Doh Eain began informally when towards the end of 2015 we helped our now team member Gulam and his family renovate their second apartment in a historical building on Bogalay Zay street. Due to the illness of their mother, this family had run into financial trouble. Receiving financial and design support from us, their apartment was upgraded to modern standards and rented out to a new tenant. Renovation was paid back within a year, while the family started enjoying a solid monthly income. Soon after, family members and friends owning heritage spaces started approaching us with similar requests for restoration help.
In 2016, still informally, we also started converting one of Yangon’s many trash alleys into a small vegetable garden, thinking that these spaces should be used for something more enjoyable than waste. While initially the project met with surprise of the neighbourhood, slowly people became more interested, especially as children started to play in the garden. Early 2017 the garden went viral on social and local media and the local government threw its weight behind several more “trash alley to alley garden” projects.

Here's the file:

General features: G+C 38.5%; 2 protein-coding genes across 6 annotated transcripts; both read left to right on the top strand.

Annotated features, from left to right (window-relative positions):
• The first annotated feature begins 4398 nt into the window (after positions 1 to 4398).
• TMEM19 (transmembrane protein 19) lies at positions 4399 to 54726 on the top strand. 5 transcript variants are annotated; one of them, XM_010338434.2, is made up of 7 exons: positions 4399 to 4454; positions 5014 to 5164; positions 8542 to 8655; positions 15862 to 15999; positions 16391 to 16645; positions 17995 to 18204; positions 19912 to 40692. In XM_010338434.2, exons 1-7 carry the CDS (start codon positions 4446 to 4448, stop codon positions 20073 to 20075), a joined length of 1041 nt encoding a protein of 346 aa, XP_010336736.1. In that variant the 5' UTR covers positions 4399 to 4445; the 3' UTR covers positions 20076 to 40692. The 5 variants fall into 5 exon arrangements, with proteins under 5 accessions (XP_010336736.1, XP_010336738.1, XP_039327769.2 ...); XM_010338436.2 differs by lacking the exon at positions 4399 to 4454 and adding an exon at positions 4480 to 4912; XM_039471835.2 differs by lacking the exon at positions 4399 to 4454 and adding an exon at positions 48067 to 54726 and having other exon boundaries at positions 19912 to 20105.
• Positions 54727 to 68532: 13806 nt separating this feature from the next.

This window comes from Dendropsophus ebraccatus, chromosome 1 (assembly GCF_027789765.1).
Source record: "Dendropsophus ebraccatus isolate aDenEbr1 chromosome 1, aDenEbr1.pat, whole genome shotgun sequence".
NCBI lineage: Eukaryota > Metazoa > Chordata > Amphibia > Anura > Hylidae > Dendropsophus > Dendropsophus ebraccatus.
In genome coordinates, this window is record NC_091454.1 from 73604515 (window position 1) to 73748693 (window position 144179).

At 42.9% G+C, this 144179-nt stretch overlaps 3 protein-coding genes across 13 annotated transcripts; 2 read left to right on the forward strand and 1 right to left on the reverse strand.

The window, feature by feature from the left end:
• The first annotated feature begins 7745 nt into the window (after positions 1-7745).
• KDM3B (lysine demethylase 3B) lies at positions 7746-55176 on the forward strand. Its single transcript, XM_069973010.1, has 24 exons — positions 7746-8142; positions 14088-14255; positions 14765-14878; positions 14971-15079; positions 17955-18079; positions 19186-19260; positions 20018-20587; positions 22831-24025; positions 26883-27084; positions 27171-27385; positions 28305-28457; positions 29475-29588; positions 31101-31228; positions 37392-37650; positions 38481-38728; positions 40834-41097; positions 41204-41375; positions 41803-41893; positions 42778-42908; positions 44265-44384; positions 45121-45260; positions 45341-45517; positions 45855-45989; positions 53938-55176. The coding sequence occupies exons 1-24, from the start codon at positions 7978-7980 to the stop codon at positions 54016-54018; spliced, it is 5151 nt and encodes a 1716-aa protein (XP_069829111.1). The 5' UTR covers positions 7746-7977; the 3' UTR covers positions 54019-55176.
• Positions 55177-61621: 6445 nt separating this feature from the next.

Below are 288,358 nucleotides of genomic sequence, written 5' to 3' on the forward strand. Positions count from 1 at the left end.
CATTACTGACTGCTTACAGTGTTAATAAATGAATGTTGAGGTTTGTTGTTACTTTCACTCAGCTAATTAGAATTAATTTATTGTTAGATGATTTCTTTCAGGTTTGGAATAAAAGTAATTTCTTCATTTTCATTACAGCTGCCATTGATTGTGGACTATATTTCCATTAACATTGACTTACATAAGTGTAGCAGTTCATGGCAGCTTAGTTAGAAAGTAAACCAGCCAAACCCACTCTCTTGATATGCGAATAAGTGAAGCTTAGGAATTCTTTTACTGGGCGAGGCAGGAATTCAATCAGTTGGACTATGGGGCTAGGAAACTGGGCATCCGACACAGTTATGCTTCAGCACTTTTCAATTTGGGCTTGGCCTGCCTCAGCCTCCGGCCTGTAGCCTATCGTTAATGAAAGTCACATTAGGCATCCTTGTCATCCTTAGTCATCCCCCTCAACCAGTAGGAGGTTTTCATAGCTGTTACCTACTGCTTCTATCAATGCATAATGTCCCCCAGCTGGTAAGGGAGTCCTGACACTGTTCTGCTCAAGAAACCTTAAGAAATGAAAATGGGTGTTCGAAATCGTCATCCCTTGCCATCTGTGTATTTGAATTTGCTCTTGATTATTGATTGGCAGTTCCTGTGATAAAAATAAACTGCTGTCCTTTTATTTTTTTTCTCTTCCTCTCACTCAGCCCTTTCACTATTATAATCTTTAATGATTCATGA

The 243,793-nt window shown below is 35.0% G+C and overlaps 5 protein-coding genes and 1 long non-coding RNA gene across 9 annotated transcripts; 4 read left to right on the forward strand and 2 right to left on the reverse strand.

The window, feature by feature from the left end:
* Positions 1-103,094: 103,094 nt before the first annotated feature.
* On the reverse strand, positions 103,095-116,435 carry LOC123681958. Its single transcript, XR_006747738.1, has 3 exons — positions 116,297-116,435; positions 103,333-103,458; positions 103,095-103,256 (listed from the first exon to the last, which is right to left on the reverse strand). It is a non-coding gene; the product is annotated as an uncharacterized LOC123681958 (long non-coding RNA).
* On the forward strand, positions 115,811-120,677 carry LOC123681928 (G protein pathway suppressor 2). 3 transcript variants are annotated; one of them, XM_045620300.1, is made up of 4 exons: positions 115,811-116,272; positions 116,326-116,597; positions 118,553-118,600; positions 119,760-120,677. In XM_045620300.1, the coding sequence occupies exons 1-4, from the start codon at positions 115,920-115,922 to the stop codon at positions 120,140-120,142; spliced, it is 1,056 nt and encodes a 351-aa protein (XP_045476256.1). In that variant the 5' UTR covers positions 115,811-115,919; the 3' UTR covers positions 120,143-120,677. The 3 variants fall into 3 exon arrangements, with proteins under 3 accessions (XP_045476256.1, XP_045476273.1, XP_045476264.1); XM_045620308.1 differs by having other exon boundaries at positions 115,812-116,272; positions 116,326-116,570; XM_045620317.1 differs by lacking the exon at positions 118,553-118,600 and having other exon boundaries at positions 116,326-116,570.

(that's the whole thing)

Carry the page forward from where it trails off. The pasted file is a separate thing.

We realised that heritage restoration and upgrading urban spaces is not only of value to a city and its historical and cultural identity, but can also improve people’s livelihoods, support neighbourhood’s socio-economic growth, and contribute to social cohesion, health, wellbeing and sustainability. Preserving and improving heritage and urban landscapes directly with the people and communities that inhabit them will be key in maintaining city’s unique characteristics and creating an urban environment that will make people and society thrive. Thus, we formed Doh Eain and set out on this mission.